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‘Forex headaches set to persist’



ZIMBABWE’S forex regime will continue to present challenges to monetary policy,, with the central bank expected to cut its benchmark rate to 37.5% by the end of 2022, as inflation decelerates.


For the remainder of 2021, the Reserve Bank is expected to keep its key policy rate on hold at 60% before instituting a series of rate cuts from 2022 onwards, as it seeks to boost access to credit.

In its analysis of the country’s state of the economy, an international research firm, Fitch Solutions, indicated risks arising from the foreign currency regime will persist.

In October, the central bank hiked the rate to 60% from 40%, the first rise since a 500-basis point (bp) increase in February 2021, citing concerns about a rise in month-on-month inflation and renewed instability in the parallel-market exchange rate.

The apex bank also hiked the interest rate on the Medium Term Accommodation Facility (through which banks access interim funds for on-lending to various productive sectors) from 30% to 40%, and increased statutory reserve requirements for demand deposits from 5% to 10%, while maintaining the rate for savings and time deposits at 2.5%.

While annual average inflation is seen remaining elevated in 2021, Fitch forecasts annual average inflation rate of 42.5% in 2022 on the expectation of enhanced exchange rate stability and reduced central bank financing of the fiscal deficit, as well as positive base effects from very high prices in the first half of the year.

Despite recent exchange rate volatility, the authorities have made some progress tackling the pace of currency depreciation, with the official exchange rate weakening by just 7.6% between January and late October 2021 as against a 505.3% depreciation over 2020.

In September, the authorities received a new foreign-reserve allocation worth US$961 million from the International Monetary Fund, boosting import cover from just 0.3 months to 1.9 months.

“We expect annual inflation to average 35.0% in 2022 — down from a forecast 145.3% in 2021 and 557.2% in 2020 — given somewhat reduced central bank financing of the fiscal deficit and more moderate depreciation of the Zimbabwe dollar. We expect the RBZ to cut its benchmark rate to 37.5% by end-2022 as inflation decelerates. We forecast an annual average inflation rate of 42.5% in 2022 on the expectation of increased exchange rate stability and reduced central bank financing of the fiscal deficit, as well as positive base effects from very high prices in H121 (first half of 2021),” Fitch said.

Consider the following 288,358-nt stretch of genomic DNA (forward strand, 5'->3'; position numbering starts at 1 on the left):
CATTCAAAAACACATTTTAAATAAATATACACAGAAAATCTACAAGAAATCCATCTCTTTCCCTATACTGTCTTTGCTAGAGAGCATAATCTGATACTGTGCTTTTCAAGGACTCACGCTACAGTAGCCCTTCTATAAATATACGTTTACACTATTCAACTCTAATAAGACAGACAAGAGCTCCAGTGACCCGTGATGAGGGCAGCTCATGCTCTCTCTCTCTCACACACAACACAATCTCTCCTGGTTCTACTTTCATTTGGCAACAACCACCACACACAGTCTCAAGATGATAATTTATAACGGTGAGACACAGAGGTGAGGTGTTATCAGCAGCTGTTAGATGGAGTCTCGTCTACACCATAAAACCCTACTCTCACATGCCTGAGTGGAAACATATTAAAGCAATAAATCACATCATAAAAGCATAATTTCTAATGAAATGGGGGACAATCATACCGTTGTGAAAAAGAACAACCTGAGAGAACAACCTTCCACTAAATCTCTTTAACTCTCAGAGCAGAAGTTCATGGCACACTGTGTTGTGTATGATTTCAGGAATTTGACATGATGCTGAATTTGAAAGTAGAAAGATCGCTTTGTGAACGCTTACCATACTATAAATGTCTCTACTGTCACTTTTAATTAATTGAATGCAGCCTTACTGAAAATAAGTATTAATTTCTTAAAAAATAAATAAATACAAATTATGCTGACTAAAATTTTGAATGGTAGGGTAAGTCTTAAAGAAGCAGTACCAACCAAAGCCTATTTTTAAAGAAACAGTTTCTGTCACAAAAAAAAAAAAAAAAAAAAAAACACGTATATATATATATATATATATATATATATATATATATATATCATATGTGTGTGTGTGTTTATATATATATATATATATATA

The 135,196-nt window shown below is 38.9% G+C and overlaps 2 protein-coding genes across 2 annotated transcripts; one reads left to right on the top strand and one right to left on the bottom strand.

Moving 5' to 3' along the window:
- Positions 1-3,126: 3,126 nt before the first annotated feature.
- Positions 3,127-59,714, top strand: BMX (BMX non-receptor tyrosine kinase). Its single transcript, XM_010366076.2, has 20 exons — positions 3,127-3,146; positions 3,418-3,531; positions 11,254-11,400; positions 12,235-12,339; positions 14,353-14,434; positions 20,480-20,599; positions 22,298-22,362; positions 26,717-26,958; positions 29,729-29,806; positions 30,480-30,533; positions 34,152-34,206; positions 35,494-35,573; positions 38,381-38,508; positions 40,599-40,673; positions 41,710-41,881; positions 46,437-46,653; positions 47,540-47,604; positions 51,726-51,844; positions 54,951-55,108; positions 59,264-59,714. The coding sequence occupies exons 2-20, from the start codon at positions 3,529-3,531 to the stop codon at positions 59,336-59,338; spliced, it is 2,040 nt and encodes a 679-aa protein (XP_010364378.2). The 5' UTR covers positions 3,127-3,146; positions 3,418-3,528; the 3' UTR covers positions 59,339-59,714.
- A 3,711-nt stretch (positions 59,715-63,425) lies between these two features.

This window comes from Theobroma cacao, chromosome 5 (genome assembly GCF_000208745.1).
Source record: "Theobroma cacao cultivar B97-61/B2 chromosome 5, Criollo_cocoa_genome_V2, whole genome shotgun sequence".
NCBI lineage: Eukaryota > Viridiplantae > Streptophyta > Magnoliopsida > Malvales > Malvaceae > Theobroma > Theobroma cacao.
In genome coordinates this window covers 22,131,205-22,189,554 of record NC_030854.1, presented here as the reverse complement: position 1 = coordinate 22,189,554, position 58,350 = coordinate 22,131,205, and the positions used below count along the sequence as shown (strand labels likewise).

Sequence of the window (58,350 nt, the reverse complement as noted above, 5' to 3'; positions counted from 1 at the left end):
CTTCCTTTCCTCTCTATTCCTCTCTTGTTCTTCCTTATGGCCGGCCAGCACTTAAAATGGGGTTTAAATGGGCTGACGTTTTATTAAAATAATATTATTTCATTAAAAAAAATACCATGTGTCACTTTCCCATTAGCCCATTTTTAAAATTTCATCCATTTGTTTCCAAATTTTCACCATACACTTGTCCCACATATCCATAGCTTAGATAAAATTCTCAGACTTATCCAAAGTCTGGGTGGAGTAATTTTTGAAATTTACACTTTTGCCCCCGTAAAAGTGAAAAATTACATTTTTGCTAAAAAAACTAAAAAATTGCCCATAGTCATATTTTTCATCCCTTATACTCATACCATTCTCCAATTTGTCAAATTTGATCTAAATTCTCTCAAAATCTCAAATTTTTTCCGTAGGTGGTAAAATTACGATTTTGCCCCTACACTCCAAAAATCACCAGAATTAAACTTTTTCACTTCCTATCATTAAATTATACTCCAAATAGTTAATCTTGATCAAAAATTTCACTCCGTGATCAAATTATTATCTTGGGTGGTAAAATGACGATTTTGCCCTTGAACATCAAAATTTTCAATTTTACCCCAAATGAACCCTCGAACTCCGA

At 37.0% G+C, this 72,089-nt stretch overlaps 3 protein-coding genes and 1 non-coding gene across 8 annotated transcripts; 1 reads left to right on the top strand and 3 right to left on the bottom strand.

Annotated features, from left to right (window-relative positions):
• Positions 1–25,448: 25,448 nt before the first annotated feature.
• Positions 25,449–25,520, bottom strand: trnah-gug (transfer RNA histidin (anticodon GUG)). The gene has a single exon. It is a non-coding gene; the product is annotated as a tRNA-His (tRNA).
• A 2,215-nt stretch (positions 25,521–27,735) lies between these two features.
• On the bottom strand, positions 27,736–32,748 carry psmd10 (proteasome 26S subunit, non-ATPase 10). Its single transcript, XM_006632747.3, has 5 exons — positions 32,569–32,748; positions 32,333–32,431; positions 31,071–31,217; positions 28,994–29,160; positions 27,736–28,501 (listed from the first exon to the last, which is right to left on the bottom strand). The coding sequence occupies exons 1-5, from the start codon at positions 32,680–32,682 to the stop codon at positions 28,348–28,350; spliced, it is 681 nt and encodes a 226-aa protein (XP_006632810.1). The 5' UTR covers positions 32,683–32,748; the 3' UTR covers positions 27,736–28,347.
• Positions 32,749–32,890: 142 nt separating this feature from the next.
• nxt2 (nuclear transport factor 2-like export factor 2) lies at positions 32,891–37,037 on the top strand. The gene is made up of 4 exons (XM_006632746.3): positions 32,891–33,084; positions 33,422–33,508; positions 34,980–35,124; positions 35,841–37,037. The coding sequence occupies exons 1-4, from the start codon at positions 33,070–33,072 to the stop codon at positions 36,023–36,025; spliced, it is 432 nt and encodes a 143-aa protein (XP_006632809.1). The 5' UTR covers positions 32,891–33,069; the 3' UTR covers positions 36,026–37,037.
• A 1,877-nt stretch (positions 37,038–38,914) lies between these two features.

Price increases are also being driven by the depreciation of the Zimbabwe dollar as businesses have been raising prices to hedge against the currency volatility arising from growing money supply, a rise in imports that is driving demand for US dollars, and substantial delays in settlement at the central bank’s weekly currency auction that have forced corporates to source currency on the parallel market.

The parallel market rate has depreciated to ZW$180:US$1 from ZW$129:US$1 in July —more than double the depreciation of the official rate (which currently stands at ZW$105.70:US$1, as against ZW$85.42:US$1 in July).

Given continued price pressures, Fitch expects inflation to average 145.3% across 2021 as a whole, as against 557.2% in 2020.

“Equally, we expect that the RBZ will continue to manage access to the FX auction system (limiting such access to priority sectors, for example). While this will result in a continued spread between the official and parallel market rates, we expect this spread to moderate as increases in mining output and still high global prices for minerals lead to increased US dollar availability. Moreover, we expect the RBZ to continue to seek to contain expansion of the monetary base, the central bank reduced the reserve money growth target from 22.5% to 20% per quarter from June 2021, and to 10% for Q421 (fourth quarter of 2021) and H122 (first half of 2022), although we note that the government will continue to rely on domestic sources to fund the fiscal deficit,” Fitch said. 

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